To test for redundancy between Gpc1 and the other glypicans that are expressed in early embryonic brain, we generated double mutants with Gpc2 and Gpc4 (mutants in Gpc6, the third glypican that is strongly expressed in early embryonic brain, have not yet been produced). For Gpc2 we used a targeted allele that, when homozygous, produces phenotypically normal mice with a complete loss of Gpc2 protein (S Saunders and ADL, unpublished data). As shown in Figure 5K, the brains of Gpc2 -/- mice are not reduced in size, and the brains of Gpc1 -/- ;Gpc2 -/- double mutants are no smaller than those of Gpc1 -/- mice.
In contrast, when compound mutants were made between Gpc1 and a gene-trap allele of Gpc4 (Gpc4 LacZ ), brain size appeared synergistically reduced (Figure 5L). This experiment may underestimate the contribution of Gpc4, since the Gpc4 LacZ allele is very likely not null (unpublished observations). Thus, within the limits of what can be assessed using existing mutants, Gpc1 appears to act redundantly with at least Gpc4 in controlling brain size.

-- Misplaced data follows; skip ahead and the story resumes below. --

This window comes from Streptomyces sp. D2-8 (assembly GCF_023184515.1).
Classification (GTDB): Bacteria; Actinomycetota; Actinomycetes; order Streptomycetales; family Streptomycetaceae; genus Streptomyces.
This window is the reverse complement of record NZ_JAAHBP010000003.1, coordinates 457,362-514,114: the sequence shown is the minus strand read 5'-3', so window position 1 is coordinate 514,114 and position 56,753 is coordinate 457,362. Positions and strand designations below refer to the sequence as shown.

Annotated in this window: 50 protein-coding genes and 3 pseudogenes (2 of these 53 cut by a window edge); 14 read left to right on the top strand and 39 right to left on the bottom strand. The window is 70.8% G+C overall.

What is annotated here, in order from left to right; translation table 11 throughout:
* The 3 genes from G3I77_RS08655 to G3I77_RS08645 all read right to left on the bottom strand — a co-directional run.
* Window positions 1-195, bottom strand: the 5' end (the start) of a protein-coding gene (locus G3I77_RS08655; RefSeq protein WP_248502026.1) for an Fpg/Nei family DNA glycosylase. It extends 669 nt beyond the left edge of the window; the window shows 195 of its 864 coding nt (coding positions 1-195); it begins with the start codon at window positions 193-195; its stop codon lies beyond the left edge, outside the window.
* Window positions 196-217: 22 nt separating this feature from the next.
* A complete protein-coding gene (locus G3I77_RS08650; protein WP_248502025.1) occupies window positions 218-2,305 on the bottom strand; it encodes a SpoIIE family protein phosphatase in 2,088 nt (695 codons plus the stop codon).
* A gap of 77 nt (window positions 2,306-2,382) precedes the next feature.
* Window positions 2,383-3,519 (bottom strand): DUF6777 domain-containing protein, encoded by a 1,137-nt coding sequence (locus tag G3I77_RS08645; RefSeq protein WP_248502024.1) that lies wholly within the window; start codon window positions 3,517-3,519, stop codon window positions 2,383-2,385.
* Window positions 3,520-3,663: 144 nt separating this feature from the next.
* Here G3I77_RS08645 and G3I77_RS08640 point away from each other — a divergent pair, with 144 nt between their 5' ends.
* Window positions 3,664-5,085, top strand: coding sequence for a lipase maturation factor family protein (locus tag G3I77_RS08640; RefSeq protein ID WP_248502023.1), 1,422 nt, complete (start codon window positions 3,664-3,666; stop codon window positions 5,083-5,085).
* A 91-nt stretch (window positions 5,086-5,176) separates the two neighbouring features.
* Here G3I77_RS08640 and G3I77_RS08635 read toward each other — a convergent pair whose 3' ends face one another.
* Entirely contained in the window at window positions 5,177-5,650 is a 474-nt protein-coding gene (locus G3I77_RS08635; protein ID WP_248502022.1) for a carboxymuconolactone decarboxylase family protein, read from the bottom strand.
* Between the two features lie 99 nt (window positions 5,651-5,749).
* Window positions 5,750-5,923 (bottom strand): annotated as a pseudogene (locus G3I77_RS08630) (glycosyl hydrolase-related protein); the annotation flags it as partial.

Evidence for impairment of FGF signaling in the early Gpc1 mutant embryo
Numerous growth factor and morphogen signaling pathways have been implicated in the control of brain growth and development [44–47]. Many of these pathways - including those mediated by Hedgehogs, Wnts, BMPs, and FGFs - are influenced by HSPGs in at least some developmental contexts [1, 5, 48, 49]. To screen for disruption of these pathways in Gpc1 -/- mice, we performed in situ hybridization at E8.5 and E9.5 for known downstream markers or reporter genes.